5 Tips For Winterizing Your Pipes
Contrary to popular belief, water pipes don’t burst at the point where water freezes, but somewhere between the freeze and a closed faucet such as the faucets in the kitchen, the bathroom, the laundry room or even the backyard spigot. When the lines freeze, pressure begins to build at the point of the blockage. Since this pressure has nowhere to go, it can ultimately come right through the pipe walls. Of course, when pipes burst, the result can often be extensive water damage. The good news is that this doesn’t have to happen to your pipes. With the proper planning, winterizing your pipes can ensure that your water pipes will weather whatever mother nature throws at us this winter.
Insulate Your Pipes
Your pipes are vulnerable to freezing when the temperatures drop to 20F or below. Installing insulation on your pipes will provide you with a first line of defense against those extremely cold temperatures. If you live in an area where cold temperatures are the norm, take extra care to add additional insulation to prevent even lower than normal temperatures from damaging pipes. Any pipes that are located in unheated areas of your home should be insulated as these are the ones most likely to freeze. Any hardware or big-box DIY store will have the materials you need to wrap your pipes adequately. Pipes should be wrapped in insulation tubes that are made of polyethylene or fiberglass.
***** Be sure to measure the diameter of your pipes to ensure that you acquire the right size.
*****It is also very important to pay close attention to areas in your plumbing that have had recent problems, as these may be far more susceptible than the others.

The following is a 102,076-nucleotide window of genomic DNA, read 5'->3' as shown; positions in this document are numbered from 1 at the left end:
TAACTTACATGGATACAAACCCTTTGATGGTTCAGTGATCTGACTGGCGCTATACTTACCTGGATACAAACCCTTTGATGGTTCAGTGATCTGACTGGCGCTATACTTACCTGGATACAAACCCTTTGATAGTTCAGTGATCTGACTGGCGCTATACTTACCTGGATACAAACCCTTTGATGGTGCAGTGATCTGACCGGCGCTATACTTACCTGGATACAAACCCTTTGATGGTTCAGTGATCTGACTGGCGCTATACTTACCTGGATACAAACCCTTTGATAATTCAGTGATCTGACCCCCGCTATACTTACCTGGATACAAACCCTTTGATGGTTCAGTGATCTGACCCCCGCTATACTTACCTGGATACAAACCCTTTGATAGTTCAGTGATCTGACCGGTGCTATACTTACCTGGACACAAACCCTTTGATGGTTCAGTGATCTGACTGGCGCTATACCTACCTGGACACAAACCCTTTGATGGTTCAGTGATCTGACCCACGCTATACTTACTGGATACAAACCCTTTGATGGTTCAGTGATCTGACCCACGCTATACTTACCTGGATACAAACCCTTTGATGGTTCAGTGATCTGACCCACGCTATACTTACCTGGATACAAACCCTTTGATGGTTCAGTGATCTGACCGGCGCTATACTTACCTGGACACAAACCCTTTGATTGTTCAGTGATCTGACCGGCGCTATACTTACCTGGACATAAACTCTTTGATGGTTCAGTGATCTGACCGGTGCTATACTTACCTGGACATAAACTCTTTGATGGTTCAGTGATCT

Keep A Faucet Dripping
When temperatures are expected to drop below freezing (32F), it is crucial that you open faucets along the exterior walls of your home and allow for a small, steady drip. Allowing the faucets to slowly drip water eliminates the pressure build-up that can cause pipes to rupture. The drip will not eliminate the potential for freezing, but it can reduce the chance that they burst.
Another easy safeguard for your pipes is to introduce more heat to the pipes. This can be accomplished by opening all sink-based cabinet doors along the exterior walls of the home. This will allow for heated air from the room to reach the pipes.
Fix Exterior Cracks
While we are more than a few days away from the official start of winter, it is a great idea to inspect the outside of your home for any holes or cracks along the outside walls and foundation. Filling any holes or cracks with spray foam insulation and caulk can help stop cold air from coming into contact with your water pipes.
Seal Off Crawl Spaces
Homes with ventilated crawl spaces should be sealed as much as possible during the winter. Coverings vents with heavy cardboard to block the cold air is a nice place to start, simply duct tape the cut to fit cardboard into the vents. In a basement, look for cracked basement windows that could allow cold air to come into the home and be sure to check for worn or missing insulation around garage and utility doors. Taking these steps to seal off any potential entryway for cold air can go a long way towards the winterization process.